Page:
Washington Post: Lawmakers seek cash during key votes

Written by admin on December 26th, 2010

The Washington Post exposes how Congress actively fund raises during the voting process.

Washington Post

Numerous times this year, members of Congress have held fundraisers and collected big checks while they are taking critical steps to write new laws, despite warnings that such actions could create ethics problems. The campaign donations often came from contributors with major stakes riding on the lawmakers’ actions.

For three weeks in June, for instance, the members of a joint House and Senate committee worked to draft final rules for regulating the financial industry in the wake of its 2008 meltdown. During that time, the 35 members of the drafting committee collected $440,000 in donations from that same industry, which was then lobbying heavily for looser rules.

Earlier this month, the chairman of the Senate committee overseeing tax policy, Sen. Max Baucus (D-Mont.), gave himself a birthday-party fundraiser – on the same day that the chamber took its first vote on an $858 billion tax package that would provide breaks to wealthy citizens and business interests.

Members of Congress contacted for this article declined to answer questions about ethics rules and the possible appearance of impropriety. Instead, they stressed that their votes can’t be bought.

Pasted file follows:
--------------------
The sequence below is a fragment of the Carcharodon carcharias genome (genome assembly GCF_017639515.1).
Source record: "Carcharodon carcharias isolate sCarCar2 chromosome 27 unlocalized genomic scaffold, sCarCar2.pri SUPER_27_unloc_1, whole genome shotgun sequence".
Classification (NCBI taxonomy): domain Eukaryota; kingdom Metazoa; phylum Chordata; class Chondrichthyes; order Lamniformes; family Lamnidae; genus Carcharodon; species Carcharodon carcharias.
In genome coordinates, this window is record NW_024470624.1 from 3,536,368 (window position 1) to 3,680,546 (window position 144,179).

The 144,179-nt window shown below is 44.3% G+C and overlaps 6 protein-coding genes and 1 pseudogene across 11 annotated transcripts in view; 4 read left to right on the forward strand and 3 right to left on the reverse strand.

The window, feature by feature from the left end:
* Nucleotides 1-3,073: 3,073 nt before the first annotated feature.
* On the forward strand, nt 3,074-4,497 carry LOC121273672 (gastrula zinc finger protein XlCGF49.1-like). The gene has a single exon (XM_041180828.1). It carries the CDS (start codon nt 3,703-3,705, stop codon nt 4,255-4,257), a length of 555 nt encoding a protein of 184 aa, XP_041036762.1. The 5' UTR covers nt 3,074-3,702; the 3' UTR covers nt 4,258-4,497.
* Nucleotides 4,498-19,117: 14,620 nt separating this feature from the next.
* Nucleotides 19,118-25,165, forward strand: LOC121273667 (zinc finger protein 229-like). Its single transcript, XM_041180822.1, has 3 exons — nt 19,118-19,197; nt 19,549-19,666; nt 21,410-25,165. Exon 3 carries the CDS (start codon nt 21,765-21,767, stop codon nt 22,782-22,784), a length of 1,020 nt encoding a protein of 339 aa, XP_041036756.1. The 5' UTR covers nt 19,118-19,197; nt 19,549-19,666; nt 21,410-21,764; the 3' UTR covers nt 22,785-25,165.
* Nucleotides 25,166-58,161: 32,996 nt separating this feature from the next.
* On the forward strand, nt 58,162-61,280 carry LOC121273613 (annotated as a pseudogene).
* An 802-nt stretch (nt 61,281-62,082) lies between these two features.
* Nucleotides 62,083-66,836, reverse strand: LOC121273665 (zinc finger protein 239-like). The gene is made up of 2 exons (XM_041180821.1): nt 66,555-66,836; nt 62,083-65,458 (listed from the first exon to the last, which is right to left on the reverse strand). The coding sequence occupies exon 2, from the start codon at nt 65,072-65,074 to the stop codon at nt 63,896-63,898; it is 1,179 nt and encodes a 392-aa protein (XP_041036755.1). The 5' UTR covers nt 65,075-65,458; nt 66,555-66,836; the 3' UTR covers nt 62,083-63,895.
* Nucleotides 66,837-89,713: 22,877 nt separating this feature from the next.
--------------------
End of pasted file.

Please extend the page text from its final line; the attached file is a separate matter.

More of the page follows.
The issue of the timing of donations came up this summer when reports surfaced that eight members were under investigation by the independent Office of Congressional Ethics. They had solicited hundreds of thousands of dollars in donations from financial firms just before a critical House vote last December on new regulations for Wall Street. The ethics office was looking at whether they should have avoided those donations because of the potential for or appearance of impropriety.

But just as the public learned of the ethics office’s probe in June, a conference committee of House members and senators met to draft a compromise bill on landmark Wall Street reform. The measure would force firms to follow new rules for previously secret and risky transactions that were blamed for the 2008 market meltdown. Over the course of three weeks in June, the 35 conference committee members collected $440,000 in donations from the financial industry. Sen. Charles E. Schumer (D-N.Y.), a member of the Senate banking committee and a powerful conferee, collected the most that month – about $90,000 from financial interests.

 

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